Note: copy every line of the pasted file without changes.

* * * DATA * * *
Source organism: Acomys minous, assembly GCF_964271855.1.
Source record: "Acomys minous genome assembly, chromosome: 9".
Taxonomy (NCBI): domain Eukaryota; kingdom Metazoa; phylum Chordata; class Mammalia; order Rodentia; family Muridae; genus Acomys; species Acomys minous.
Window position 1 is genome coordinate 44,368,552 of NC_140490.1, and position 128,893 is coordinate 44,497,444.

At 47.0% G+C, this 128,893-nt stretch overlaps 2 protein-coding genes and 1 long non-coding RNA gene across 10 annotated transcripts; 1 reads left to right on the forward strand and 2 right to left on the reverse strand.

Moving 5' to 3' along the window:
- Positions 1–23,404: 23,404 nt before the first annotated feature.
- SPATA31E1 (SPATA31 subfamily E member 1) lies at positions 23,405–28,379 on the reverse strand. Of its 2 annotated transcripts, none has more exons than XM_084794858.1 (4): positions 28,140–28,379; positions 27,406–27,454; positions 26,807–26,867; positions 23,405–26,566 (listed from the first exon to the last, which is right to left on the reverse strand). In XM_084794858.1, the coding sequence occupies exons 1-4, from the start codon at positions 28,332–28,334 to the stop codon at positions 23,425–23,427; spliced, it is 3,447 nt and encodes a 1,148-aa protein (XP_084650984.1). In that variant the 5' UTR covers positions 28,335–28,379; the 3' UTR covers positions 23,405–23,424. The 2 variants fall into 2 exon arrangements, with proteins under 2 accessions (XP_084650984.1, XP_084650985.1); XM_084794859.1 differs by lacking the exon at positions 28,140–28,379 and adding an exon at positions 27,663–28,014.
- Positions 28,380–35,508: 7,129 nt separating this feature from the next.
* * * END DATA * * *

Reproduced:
Source organism: Acomys minous, assembly GCF_964271855.1.
Source record: "Acomys minous genome assembly, chromosome: 9".
Taxonomy (NCBI): domain Eukaryota; kingdom Metazoa; phylum Chordata; class Mammalia; order Rodentia; family Muridae; genus Acomys; species Acomys minous.
Window position 1 is genome coordinate 44,368,552 of NC_140490.1, and position 128,893 is coordinate 44,497,444.

At 47.0% G+C, this 128,893-nt stretch overlaps 2 protein-coding genes and 1 long non-coding RNA gene across 10 annotated transcripts; 1 reads left to right on the forward strand and 2 right to left on the reverse strand.

Moving 5' to 3' along the window:
- Positions 1–23,404: 23,404 nt before the first annotated feature.
- SPATA31E1 (SPATA31 subfamily E member 1) lies at positions 23,405–28,379 on the reverse strand. Of its 2 annotated transcripts, none has more exons than XM_084794858.1 (4): positions 28,140–28,379; positions 27,406–27,454; positions 26,807–26,867; positions 23,405–26,566 (listed from the first exon to the last, which is right to left on the reverse strand). In XM_084794858.1, the coding sequence occupies exons 1-4, from the start codon at positions 28,332–28,334 to the stop codon at positions 23,425–23,427; spliced, it is 3,447 nt and encodes a 1,148-aa protein (XP_084650984.1). In that variant the 5' UTR covers positions 28,335–28,379; the 3' UTR covers positions 23,405–23,424. The 2 variants fall into 2 exon arrangements, with proteins under 2 accessions (XP_084650984.1, XP_084650985.1); XM_084794859.1 differs by lacking the exon at positions 28,140–28,379 and adding an exon at positions 27,663–28,014.
- Positions 28,380–35,508: 7,129 nt separating this feature from the next.